Dell: Keeping the Supply Chain well oiled via Social Media

Joel Ayer    February 23, 2012

Dell, long known for having excellent supply chain avenues continues to develop and keep great chains growing and still listens and engages with customers, employees and supplies through social media.

In 2008, Dell started to move their thinking from regional to global supply chain consisting of 3 global customer units (large enterprise, public and consumer/small and medium business). To achieve this they began to seek advice from leading supply chain academicians, various industries as well as looking at other best practices form leading companies.  

Furthermore, Dell has over two billion direct customer interactions each year. This allows Dell to continously improve their customer service. They use media such as five-star user reviews, channel partner surveys, Dell forums, EmployeeStorm and IdeaStorm.  They have over 1.5 million followers on Dell Outlet on Twitter (e.g., Dell has 7 different people to follow). Dell Computers has over 1 million fans on Facebook.

They have been recognised for their Voice of the Customer programmes. In 2010 they created Social Media Listening Command Center which receives over 26,000 mentions a day. They made Social Media a fabric of their organization. They use Chatter to internally engage over 100,000 team members.

They also opened their first Dell Supply Chain Management Institute in China, which will focus on staying on the cutting edge of supply chain management.

Dell community

Dell Supply Chain Info

2 thoughts on “Dell: Keeping the Supply Chain well oiled via Social Media

  1. David Green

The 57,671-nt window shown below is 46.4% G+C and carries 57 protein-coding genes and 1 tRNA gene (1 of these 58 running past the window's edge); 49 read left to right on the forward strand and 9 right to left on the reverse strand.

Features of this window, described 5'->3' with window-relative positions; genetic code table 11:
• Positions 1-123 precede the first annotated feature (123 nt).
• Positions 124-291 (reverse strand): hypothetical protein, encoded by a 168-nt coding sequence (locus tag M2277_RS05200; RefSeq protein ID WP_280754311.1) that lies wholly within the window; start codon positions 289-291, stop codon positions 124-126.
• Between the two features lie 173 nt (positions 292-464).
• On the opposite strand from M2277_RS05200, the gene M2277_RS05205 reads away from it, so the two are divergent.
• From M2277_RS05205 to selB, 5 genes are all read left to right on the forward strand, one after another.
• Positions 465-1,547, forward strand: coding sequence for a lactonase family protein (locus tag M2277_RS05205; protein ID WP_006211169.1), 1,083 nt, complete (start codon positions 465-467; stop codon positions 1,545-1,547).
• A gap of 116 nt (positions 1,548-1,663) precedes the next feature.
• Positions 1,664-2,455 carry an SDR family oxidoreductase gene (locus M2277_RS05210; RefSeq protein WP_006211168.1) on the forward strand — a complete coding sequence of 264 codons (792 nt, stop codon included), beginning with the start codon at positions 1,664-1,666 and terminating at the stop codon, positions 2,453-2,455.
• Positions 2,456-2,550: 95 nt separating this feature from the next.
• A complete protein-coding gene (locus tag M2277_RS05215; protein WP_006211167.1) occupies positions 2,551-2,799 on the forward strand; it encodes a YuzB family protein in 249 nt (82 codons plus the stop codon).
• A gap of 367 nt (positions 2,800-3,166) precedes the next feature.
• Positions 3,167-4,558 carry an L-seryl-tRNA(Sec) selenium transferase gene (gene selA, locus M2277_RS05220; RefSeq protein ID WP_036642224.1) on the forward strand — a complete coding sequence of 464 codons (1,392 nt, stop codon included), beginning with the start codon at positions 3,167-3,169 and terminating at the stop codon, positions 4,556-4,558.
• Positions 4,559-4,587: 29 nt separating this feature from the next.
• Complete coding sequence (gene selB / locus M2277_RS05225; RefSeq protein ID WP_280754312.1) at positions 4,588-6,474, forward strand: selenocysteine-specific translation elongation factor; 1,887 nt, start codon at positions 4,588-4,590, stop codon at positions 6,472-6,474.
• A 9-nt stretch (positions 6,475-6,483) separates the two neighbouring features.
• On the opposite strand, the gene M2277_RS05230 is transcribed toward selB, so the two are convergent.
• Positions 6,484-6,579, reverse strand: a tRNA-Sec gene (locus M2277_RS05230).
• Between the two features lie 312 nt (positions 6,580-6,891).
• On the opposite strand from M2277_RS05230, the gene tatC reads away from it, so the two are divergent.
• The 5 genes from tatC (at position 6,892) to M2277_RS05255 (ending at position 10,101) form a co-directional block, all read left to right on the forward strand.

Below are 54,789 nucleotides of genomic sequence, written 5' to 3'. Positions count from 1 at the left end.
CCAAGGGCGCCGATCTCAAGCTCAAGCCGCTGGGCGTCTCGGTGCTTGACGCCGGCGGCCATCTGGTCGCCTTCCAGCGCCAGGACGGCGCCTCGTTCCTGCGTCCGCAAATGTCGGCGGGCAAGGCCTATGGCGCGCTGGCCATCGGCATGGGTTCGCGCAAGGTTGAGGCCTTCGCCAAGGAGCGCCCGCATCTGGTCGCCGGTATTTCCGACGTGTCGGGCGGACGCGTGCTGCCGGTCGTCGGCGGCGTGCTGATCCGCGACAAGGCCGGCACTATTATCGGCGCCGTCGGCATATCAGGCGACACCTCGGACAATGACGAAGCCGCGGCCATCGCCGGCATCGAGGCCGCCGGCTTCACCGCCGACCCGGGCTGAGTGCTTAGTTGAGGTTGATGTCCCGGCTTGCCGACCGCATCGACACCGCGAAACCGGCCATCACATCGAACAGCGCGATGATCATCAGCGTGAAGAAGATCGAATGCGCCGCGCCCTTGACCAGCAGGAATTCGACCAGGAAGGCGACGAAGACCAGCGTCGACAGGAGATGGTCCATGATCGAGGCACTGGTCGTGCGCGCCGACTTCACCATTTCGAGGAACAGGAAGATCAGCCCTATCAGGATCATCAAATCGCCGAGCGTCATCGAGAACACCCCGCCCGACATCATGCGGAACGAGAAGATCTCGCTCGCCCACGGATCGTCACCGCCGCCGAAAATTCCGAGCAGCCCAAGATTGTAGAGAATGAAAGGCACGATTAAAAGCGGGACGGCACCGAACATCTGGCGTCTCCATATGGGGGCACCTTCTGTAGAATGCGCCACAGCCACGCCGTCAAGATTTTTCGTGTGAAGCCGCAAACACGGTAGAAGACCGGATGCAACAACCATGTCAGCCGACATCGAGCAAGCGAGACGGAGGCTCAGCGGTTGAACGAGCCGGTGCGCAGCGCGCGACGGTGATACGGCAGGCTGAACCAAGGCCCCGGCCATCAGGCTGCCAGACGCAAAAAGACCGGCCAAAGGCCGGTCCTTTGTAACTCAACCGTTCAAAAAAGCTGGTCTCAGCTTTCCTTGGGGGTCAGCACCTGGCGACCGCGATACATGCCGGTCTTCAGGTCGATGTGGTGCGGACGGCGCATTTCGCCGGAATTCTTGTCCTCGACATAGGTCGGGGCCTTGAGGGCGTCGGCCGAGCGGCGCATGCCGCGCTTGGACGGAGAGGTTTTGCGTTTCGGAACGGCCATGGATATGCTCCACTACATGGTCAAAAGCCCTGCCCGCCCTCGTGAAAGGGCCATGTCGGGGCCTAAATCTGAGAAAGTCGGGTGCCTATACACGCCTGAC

Hi Joel,
    Dell are certainly a marketing engine… but that’s their main business. Even I am tempted to order from them when the flyer comes in the newspaper. But in my job of ordering computers for a University I rarely order Dell. After you read all the fine print in their ads a properly equipped a Dell computer, buy a reasonable warranty, and pay for shipping it will total as much as any one else’s computer.
    That along with the issue that their after market service and support sucks makes it a no-go for me. They do have a professional line of laptops and desktops that perform better but they are also much more expensive. If you buy their 5 year Gold Warranty you will get routed to a North American support call centre which is much better than the regular one but you pay for that as well.
    This is just my opinion of course. You may want to analyze the process Apple uses to ship custom orders from China in less than a week and if you buy their AppleCare service plan, you don’t have to worry about Apple hardware problems for three years.

  2. Nadina Ayer

    Hello boys and girls,

    I liked reading the article about Dell’s activities. We own 4 Dell computers in our house and have purchased 5 total since I’ve learned about them. To add onto Dave’s point, I have heard mixed feedback from people regarding Dell’s customer services, but that it appears to be affecting the models of computers you purchase. I personally have had very positive experience with them, I even got to replace a keyboard on my laptop with their help (they sent all the tools necessary and walked me through it step by step over the phone). In terms of their marketing efforts, they do keep in touch with their customers on a regular basis. I regularly receive notifications from them (e.g., on new products, sales, and coupons). Overall, I think Dave brings up a valuable insight on the fine print, regardless of the product you purchase, it is advisable to read the fine print in order to make a well informed decision, so that way you know what to expect (no surprises). In terms of your website (SMBP) I really enjoy reading your articles and direction you have taken. Thanks for the valuable info!

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